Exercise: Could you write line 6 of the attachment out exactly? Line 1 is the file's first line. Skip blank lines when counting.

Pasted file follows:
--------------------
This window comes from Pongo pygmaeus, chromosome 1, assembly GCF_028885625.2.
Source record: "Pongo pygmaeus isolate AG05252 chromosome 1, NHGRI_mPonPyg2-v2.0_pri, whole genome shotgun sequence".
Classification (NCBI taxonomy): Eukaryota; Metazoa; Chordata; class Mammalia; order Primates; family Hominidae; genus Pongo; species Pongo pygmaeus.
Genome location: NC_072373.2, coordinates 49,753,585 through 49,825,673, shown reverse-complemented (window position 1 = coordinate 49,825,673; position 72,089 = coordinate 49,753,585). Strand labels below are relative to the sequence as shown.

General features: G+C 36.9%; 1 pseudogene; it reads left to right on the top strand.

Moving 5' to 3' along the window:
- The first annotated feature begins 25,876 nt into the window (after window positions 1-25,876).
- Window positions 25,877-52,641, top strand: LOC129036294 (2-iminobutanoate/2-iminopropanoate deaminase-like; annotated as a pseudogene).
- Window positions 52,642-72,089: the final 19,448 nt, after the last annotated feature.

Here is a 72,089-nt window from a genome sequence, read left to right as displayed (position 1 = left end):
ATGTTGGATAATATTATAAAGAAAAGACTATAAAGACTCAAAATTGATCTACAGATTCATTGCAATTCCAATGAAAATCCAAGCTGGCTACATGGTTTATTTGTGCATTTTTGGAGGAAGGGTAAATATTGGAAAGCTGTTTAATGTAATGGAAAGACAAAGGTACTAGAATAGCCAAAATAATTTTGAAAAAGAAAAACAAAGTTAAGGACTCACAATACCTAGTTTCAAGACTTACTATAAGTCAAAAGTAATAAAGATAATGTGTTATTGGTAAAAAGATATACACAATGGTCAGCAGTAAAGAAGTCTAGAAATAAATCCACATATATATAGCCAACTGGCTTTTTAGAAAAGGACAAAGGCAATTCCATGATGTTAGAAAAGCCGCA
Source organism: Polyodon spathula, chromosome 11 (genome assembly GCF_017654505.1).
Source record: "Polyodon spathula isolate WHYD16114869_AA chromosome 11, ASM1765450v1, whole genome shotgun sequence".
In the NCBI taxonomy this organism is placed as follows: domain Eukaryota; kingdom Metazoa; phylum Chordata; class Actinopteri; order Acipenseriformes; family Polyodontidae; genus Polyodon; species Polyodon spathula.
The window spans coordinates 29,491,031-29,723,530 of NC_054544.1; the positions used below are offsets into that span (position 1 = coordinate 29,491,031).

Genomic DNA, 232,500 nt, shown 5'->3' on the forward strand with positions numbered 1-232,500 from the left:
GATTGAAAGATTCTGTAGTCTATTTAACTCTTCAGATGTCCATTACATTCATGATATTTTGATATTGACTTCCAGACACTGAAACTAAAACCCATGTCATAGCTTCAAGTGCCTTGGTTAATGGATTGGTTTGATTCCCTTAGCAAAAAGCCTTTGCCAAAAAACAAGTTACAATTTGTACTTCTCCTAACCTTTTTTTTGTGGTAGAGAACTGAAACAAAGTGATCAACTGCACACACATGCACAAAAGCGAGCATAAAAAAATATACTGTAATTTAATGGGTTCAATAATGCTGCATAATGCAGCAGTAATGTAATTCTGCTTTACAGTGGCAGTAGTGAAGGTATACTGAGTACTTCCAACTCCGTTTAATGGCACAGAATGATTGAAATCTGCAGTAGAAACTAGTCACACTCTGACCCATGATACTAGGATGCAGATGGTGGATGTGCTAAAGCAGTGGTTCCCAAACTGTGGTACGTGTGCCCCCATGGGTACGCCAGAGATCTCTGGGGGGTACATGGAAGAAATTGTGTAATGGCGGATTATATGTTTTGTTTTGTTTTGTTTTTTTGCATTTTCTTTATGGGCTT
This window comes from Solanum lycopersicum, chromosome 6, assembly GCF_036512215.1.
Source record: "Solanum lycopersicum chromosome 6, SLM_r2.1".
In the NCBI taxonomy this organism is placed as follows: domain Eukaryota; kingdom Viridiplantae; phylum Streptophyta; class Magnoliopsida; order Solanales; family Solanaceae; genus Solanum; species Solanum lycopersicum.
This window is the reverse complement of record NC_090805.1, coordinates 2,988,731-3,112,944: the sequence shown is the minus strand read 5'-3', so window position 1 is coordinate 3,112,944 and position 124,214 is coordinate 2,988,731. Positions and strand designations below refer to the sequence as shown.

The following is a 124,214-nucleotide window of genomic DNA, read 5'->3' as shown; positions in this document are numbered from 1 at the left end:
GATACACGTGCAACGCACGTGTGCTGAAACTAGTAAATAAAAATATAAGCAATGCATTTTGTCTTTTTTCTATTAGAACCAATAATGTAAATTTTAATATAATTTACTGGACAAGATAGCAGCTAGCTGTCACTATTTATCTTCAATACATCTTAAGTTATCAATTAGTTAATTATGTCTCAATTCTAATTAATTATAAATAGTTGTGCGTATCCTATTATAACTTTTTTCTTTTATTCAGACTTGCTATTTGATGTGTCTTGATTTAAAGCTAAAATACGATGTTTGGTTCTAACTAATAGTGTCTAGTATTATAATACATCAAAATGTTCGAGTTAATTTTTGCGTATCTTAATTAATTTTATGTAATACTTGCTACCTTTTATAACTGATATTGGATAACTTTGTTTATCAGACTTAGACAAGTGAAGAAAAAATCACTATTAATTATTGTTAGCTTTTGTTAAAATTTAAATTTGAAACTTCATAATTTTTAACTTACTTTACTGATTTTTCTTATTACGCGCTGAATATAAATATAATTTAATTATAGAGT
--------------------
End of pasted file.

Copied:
Moving 5' to 3' along the window: